Chairman Harold Frazier leads in the Cheyenne River Sioux Tribe riders who arrived at Fort Laramie in Wyoming in May 2018 for the 150th anniversary of the signing of the Fort Laramie Treaty of 1868. Photo by Richie Richards / Native Sun News Today

Native Sun News Today: 'Bad men' treaty provision invoked in abuse cases

A blast from the past
1868 Treaty could mean payback for child molester’s victims
By Talli Nauman
Native Sun News Today Health & Environment Editor

RAPID CITY – A lot of people around here know that the 1868 Ft. Laramie Treaty means the members of the Great Sioux Nation are due return of the Black Hills and surrounding area or compensation for its illegal 19th Century takeover.

Yet, who would think that the treaty could mean payback for local survivors of childhood sex-abuse? Attorney James D. Leach, that’s who, -- and if anyone would know, he’s the one.

Leach, while pursuing a lawsuit on behalf of some Oglala Lakota tribal clients, won the first-ever case to prove an Indian treaty can work to prosecute any alleged “bad men among the whites.”

He believes an untold number of childhood sex-abuse sufferers could claim monetary reparations from the federal government, as a result of the precedent his case set.

The Rapid City barrister is considering making a treaty-based argument to obtain relief for the victims of former Pine Ridge Indian Health Service pediatrician Stanley Patrick Weber.

One of the "bad men": Stanley Patrick Weber, a former Indian Health Service pediatrician, has been convicted of abusing Indian children on the Blackfeet Nation in Montana and is facing a trial for abusing children on the Pine Ridge Reservation in South Dakota. Photo: U.S. Attorney's Office

A jury has found Weber guilty and a judge has set sentencing for January 17 on the federal crimes of attempted aggravated sexual abuse of a child, abusive sexual contact of a minor and aggravated sexual abuse of a child.

The crimes stem from his engaging in sexual acts with two boys going back to 1992, when he was working for Indian Health Service in Browning, Montana, on the Blackfeet Indian Reservation. The acts include groping and trying to have oral and anal intercourse.

Weber is in custody pending sentencing, when his penalty could be as high as life in prison.

After the sentencing, the South Dakota U.S. District Attorney’s Office expects to prosecute him on 12 more federal grand jury charges of aggravated sexual abuse, sexual abuse, and sexual abuse of a minor.

The charges relate to his alleged criminal misconduct with minors between 1995 and 2011 while employed as a physician with Indian Health Service at Pine Ridge.

Legally, Weber is presumed innocent on the South Dakota charges “until and unless proven guilty,” according to prosecutors. The grand jury handed down the indictments in 2017 and 2018.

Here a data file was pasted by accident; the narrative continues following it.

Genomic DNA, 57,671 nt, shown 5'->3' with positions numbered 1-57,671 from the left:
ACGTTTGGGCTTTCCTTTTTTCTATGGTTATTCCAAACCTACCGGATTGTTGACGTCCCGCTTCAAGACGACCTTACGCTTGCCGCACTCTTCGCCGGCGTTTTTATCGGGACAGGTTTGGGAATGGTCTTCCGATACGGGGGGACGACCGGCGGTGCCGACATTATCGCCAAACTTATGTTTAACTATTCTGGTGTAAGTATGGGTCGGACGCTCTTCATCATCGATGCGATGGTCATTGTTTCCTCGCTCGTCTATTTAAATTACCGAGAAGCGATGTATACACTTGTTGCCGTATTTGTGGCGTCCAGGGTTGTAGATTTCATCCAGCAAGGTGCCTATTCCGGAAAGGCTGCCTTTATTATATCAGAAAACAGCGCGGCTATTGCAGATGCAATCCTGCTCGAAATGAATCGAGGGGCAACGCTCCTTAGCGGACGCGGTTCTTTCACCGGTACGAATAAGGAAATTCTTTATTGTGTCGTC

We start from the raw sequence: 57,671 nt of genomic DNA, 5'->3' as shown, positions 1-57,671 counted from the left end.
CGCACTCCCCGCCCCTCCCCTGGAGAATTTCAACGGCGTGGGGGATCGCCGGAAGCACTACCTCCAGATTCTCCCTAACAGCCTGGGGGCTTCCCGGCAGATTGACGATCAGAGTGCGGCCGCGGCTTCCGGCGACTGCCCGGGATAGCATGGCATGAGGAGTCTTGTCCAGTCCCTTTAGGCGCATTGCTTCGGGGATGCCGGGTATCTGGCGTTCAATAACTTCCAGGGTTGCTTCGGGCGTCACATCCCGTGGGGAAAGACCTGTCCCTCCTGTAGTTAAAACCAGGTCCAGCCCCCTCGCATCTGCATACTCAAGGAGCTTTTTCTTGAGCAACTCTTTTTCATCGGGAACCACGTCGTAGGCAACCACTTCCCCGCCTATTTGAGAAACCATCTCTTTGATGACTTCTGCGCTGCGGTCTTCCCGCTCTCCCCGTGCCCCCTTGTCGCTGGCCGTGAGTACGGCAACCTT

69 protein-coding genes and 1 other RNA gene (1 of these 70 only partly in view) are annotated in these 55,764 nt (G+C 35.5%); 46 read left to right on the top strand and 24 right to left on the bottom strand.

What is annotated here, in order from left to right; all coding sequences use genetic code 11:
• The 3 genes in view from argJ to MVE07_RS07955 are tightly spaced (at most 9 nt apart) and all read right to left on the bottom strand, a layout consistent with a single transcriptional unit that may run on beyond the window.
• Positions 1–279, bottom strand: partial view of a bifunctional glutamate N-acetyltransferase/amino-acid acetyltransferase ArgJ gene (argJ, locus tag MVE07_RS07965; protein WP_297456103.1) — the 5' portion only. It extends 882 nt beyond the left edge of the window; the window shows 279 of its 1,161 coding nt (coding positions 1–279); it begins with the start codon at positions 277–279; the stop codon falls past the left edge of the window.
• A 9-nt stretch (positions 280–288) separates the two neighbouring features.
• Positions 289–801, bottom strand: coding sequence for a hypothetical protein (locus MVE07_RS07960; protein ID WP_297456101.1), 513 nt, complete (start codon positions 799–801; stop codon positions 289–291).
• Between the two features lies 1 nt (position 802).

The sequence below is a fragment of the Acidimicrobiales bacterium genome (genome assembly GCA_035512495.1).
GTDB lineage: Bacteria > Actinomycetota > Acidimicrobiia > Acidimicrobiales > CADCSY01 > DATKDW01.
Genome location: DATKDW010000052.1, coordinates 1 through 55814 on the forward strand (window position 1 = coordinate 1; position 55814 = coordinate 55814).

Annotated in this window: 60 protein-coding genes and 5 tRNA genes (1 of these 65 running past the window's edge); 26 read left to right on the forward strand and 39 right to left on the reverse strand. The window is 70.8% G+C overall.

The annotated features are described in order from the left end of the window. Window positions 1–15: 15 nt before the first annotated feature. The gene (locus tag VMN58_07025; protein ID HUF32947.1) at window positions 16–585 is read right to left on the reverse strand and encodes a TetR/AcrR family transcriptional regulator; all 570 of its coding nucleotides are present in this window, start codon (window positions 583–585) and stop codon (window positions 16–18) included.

Meanwhile, Leach told the Native Sun News Today, “Any person, including a child who was abused sexually by Dr. Weber, may have a substantial claim against the federal government for monetary compensation under the 1868 treaty.”

Leach established that the “Bad Men Among the Whites” clause in the 1868 Ft. Laramie Treaty between the U.S. government and signatories of the Great Sioux Nation applies to not only authorities but also private citizens.

The clause, found in Art. 1 of the treaty, states: “If bad men among the whites, or among other people subject to the authority of the United States, shall commit any wrong upon the person or property of the Indians, the United States will, upon proof made to the agent and forwarded to the Commissioner of Indian Affairs at Washington City, proceed at once to cause the offender to be arrested and punished according to the laws of the United States, and also reimburse the injured person for the loss sustained.”

In his 2012 argument on behalf of the families the late Oglala Sioux tribal members Robert Whirlwind Horse and Calonnie Randall, Leach convinced the U.S. Circuit Court in Washington, D.C. that a tribal member who suffers a crime at the hands of a non-tribal member on an Indian reservation is eligible for federal reimbursement.

Up to that time, the few cases that had invoked the clause had pertained only to federal employees.

In this case, a drunken non-Indian driver ran down Whirlwind Horse and Randall as they were walking along a reservation road, killing them. The perpetrator pled guilty to involuntary manslaughter and was sentenced to 51 months in federal prison.

Following the ruling in the families’ suit, the government settled with the survivors rather than going to trial over damage compensation.

This ruling also applies for other tribes that have “Bad Men Among the Whites” language in their treaties: the Navajo, Kiowa, Comanche, Cheyenne, Arapahoe, Ute, Crow, Northern Cheyenne, Northern Arapahoe, Shoshone, Bannock, and Apache.


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